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Advance Notice Requirement. Stockholder nominations of individuals for election to our board of directors and stockholder proposals of other matters to be brought before an annual meeting of our stockholders must comply with the advance notice procedures set forth in our bylaws. Generally, to be timely, such notice must be received at our principal executive offices no later than the date specified in our proxy statement released to stockholders in connection with the preceding year’s annual meeting of stockholders, which date shall be not earlier than the 120th day, nor later than the close of business on the 90th day, prior to the first anniversary of the date of the preceding year’s annual meeting of stockholders.

Special Meeting Requirements. Our bylaws provide that special meetings of our stockholders may be called only at the request of our board of directors, president (unless there is a chief executive officer who is not the president, in which case a special meeting may be called at any time by the chief executive officer and not the president) or chair of the board of directors. Only such business shall be considered at a special meeting as shall have been stated in the notice for such meeting.

No Cumulative Voting. Our certificate of incorporation does not include a provision for cumulative voting for directors.

Indemnification. Our certificate of incorporation and bylaws provide that we will indemnify our officers and directors against losses as they incur in investigations and legal proceedings resulting from their services to us, which may include service in connection with takeover defense measures.

Removal of Directors. Our bylaws provide that the affirmative vote of the holders of at least 75% of our voting stock then outstanding is required to remove our directors, either with or without cause.

Authorized but Unissued Shares. Our authorized but unissued shares of common stock and preferred stock will be available for future issuance without stockholder approval. We may use additional shares for a variety of purposes, including future public offerings to raise additional capital, to fund acquisitions and as employee compensation. The existence of authorized but unissued shares of common stock and preferred stock could render more difficult or discourage an attempt to obtain control of us by means of a proxy contest, tender offer, merger or otherwise.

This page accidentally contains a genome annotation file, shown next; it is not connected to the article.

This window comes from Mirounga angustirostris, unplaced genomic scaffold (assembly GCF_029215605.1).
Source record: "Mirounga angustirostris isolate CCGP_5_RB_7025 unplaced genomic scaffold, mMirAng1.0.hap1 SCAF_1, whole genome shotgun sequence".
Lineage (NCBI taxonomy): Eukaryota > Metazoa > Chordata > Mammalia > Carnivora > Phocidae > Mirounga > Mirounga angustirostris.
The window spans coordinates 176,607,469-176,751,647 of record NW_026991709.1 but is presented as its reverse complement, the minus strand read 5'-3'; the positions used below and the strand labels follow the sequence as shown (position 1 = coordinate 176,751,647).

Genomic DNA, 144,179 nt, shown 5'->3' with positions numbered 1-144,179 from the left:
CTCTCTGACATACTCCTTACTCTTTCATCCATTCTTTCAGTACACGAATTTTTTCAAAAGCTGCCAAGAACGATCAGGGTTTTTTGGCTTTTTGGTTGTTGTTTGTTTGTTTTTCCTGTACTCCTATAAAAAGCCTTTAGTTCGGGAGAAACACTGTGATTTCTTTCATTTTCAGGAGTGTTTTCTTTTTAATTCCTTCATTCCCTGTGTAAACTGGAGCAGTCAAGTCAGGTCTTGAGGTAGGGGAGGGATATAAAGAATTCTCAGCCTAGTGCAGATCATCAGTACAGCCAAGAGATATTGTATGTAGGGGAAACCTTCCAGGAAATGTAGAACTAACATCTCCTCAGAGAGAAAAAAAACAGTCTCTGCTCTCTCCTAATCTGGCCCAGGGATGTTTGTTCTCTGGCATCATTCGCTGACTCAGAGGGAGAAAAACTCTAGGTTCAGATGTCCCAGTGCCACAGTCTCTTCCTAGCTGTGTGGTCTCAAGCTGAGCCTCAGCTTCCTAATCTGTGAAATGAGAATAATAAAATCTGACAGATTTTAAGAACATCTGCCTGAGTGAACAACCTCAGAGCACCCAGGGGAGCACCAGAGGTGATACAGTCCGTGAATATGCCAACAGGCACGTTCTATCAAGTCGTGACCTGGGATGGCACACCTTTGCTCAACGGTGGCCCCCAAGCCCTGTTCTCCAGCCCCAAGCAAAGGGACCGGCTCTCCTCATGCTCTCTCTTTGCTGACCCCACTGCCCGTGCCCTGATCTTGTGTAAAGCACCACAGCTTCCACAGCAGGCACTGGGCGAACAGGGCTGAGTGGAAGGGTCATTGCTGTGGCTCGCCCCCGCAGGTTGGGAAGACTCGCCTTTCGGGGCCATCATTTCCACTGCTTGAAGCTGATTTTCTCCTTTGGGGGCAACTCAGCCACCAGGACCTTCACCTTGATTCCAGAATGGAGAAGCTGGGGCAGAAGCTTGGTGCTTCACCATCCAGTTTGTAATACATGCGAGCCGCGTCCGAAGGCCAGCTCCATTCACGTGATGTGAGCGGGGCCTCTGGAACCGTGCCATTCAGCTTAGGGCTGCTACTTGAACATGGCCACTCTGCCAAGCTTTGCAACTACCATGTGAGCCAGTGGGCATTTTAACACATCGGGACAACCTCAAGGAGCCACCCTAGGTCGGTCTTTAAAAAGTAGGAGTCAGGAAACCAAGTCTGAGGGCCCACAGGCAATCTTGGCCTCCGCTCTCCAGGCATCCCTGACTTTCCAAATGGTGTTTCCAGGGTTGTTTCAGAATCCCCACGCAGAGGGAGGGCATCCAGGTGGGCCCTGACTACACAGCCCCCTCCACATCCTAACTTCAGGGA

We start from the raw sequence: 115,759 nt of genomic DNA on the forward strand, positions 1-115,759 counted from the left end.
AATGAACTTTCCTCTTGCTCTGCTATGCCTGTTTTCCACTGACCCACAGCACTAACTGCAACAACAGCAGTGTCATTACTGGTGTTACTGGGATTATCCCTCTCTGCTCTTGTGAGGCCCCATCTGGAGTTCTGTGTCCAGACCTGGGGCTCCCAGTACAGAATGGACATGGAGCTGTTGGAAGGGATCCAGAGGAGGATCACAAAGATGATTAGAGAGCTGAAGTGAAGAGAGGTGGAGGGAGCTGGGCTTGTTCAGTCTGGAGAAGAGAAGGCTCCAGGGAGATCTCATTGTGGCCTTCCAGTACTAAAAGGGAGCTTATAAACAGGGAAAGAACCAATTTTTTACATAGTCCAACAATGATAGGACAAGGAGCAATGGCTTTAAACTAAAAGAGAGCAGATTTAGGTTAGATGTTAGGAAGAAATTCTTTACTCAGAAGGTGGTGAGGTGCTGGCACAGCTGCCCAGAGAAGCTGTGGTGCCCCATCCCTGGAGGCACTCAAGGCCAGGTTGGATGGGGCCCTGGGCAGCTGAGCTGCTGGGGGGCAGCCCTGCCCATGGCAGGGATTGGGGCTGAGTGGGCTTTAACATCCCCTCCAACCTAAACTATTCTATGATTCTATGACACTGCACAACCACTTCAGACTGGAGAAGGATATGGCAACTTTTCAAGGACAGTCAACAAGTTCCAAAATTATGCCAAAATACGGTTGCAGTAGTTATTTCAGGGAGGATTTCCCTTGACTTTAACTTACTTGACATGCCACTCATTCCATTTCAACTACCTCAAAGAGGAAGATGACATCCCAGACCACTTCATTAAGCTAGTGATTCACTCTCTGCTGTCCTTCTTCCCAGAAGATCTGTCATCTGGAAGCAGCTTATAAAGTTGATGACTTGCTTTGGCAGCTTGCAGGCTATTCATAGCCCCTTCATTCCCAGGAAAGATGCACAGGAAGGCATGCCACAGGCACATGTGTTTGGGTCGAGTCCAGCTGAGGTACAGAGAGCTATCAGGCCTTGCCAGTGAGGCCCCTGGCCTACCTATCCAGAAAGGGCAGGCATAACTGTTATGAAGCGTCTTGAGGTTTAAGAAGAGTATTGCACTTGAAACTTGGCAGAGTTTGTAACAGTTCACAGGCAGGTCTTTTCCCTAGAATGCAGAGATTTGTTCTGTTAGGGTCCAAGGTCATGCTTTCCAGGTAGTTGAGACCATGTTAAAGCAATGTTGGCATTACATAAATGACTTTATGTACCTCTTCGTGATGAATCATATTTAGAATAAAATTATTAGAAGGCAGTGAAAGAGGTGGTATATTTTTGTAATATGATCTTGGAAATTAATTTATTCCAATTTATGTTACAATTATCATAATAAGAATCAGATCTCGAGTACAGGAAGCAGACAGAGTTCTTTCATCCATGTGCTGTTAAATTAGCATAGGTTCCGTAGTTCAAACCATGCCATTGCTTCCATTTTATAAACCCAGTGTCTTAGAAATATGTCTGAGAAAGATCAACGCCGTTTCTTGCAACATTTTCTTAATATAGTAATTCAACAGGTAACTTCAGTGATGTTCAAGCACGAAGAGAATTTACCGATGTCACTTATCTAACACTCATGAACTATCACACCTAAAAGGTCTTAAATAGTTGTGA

Delaware Anti-Takeover Statute.

We are subject to Section 203 of the DGCL, an anti-takeover law. In general, Section 203 prohibits, with some exceptions, a publicly held Delaware corporation from engaging in a “business combination” with any “interested stockholder” for a period of three years following the date that stockholder became an interested stockholder, unless:

 

   

prior to that date, the board of directors of the corporation approved either the business combination or the transaction that resulted in the stockholder becoming an interested stockholder;

 

   

upon consummation of the transaction that resulted in the stockholder becoming an interested stockholder, the interested stockholder owned at least 85% of the voting stock of the corporation outstanding at the time the transaction commenced, excluding for purposes of determining the number of shares of voting stock outstanding (but not the voting stock owned by the interested stockholder) those shares owned by persons who are directors and officers and by excluding employee stock plans in which employee participants do not have the right to determine whether shares held subject to the plan will be tendered in a tender or exchange offer; or

 

   

on or subsequent to that date, the business combination is approved by the board of directors of the corporation and authorized at an annual or special meeting of stockholders, and not by written consent, by the affirmative vote of at least 66-2/3% of the outstanding voting stock that is not owned by the interested stockholder.

Section 203 defines “business combination” to include any of the following:

 

   

any merger or consolidation involving the corporation and the interested stockholder;

 

   

any sale, transfer, pledge or other disposition of 10% or more of the assets of the corporation involving the interested stockholder;